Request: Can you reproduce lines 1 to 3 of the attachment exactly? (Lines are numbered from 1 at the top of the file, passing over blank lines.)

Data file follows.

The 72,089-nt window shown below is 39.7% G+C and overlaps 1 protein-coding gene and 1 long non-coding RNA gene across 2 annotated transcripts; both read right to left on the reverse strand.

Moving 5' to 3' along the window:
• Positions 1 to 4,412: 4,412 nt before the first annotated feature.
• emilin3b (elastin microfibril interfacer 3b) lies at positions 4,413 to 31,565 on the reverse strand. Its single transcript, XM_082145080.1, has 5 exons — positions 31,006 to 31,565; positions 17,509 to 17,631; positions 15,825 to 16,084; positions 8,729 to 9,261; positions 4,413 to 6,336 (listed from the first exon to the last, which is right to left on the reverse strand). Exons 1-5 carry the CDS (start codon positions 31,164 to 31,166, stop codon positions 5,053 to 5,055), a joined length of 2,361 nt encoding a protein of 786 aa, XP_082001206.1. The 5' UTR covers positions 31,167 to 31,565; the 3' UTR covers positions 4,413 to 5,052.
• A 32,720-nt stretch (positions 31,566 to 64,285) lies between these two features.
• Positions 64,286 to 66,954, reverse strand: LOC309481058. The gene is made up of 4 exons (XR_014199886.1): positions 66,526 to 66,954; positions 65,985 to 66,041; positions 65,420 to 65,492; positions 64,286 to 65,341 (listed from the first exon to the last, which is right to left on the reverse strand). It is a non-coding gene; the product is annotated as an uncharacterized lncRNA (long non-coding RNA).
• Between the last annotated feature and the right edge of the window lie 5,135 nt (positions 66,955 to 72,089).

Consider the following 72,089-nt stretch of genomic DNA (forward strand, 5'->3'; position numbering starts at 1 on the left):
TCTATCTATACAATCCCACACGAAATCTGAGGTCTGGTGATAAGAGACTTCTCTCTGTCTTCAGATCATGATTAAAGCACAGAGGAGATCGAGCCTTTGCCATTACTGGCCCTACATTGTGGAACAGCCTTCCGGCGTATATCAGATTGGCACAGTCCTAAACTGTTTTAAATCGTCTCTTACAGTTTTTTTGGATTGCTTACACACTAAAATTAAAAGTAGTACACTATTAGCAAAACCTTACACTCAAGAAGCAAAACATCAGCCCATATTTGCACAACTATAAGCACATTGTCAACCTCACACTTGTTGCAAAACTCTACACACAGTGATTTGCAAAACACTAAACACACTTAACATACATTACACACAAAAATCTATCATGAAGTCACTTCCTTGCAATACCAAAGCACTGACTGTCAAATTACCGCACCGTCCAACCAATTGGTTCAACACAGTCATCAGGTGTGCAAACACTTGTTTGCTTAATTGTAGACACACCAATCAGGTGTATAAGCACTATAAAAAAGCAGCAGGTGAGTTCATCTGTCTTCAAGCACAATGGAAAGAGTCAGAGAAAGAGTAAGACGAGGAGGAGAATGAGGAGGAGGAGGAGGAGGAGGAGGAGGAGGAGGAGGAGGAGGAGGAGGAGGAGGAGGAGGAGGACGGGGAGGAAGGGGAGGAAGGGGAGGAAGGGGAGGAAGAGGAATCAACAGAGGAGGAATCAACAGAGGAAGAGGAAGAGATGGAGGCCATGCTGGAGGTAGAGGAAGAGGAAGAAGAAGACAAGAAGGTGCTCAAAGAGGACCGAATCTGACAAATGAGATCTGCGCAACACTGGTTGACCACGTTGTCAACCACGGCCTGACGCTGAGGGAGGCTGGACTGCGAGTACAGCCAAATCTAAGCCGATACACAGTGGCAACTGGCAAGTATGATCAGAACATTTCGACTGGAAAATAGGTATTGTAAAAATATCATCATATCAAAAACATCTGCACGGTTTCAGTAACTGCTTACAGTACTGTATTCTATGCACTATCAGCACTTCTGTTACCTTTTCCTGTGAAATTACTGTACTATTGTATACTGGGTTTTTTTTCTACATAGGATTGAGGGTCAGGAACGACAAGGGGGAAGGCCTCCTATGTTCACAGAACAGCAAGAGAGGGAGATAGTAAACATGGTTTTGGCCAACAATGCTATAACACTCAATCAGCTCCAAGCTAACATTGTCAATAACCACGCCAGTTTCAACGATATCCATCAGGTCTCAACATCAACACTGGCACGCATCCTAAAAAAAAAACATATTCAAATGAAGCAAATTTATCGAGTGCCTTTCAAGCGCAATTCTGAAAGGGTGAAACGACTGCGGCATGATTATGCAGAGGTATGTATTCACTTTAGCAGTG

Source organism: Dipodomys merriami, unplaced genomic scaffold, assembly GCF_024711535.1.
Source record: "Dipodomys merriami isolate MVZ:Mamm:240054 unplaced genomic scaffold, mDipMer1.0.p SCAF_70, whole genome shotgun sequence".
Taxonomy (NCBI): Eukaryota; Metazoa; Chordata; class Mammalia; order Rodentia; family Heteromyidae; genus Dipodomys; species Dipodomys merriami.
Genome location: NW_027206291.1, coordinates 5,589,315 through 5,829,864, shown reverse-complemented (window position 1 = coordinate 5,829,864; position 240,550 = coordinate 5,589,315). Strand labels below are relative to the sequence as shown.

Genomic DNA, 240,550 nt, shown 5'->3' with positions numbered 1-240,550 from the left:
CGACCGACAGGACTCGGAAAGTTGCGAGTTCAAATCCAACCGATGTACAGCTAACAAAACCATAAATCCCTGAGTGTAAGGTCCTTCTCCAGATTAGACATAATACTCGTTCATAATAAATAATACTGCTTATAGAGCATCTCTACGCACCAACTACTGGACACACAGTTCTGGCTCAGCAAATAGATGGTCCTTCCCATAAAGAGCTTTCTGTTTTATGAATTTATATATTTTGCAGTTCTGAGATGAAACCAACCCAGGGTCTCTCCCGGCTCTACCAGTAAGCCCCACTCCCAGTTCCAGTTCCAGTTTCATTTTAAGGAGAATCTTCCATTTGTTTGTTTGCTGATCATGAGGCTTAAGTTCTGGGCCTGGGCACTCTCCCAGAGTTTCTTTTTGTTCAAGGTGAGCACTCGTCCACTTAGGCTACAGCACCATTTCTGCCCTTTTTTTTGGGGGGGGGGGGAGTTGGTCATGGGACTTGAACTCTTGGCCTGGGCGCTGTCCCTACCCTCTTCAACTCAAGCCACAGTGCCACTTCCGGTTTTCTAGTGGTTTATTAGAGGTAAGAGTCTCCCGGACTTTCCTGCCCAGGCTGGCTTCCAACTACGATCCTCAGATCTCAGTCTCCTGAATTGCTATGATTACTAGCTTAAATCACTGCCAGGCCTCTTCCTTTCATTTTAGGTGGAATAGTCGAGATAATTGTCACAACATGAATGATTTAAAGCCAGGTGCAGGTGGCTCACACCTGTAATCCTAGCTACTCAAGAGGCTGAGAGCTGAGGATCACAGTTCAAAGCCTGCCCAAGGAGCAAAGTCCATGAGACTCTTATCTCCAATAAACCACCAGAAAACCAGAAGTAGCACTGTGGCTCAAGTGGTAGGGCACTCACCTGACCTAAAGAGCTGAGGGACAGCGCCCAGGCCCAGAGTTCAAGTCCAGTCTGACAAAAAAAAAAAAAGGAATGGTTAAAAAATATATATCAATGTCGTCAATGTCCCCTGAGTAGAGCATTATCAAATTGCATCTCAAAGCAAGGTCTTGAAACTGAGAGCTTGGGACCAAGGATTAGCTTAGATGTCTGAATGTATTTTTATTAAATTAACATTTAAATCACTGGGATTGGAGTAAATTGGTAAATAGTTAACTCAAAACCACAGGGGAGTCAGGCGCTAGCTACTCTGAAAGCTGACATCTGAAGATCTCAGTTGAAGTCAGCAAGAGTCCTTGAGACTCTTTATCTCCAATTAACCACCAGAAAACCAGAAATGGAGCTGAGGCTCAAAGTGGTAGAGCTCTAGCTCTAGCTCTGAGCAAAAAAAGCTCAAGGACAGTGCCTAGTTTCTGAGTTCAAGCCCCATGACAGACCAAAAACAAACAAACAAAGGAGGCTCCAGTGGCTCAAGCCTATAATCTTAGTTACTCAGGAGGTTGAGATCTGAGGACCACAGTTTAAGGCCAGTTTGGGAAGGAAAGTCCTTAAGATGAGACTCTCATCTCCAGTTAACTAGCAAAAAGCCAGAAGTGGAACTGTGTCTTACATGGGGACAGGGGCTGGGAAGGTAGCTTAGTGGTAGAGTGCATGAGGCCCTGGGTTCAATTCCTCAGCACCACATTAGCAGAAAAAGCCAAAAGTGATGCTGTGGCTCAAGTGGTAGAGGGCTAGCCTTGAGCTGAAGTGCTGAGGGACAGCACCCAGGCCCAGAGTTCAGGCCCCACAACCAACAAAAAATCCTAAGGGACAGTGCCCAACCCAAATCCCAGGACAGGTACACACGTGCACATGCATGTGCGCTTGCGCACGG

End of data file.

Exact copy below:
The 72,089-nt window shown below is 39.7% G+C and overlaps 1 protein-coding gene and 1 long non-coding RNA gene across 2 annotated transcripts; both read right to left on the reverse strand.

Moving 5' to 3' along the window:
• Positions 1 to 4,412: 4,412 nt before the first annotated feature.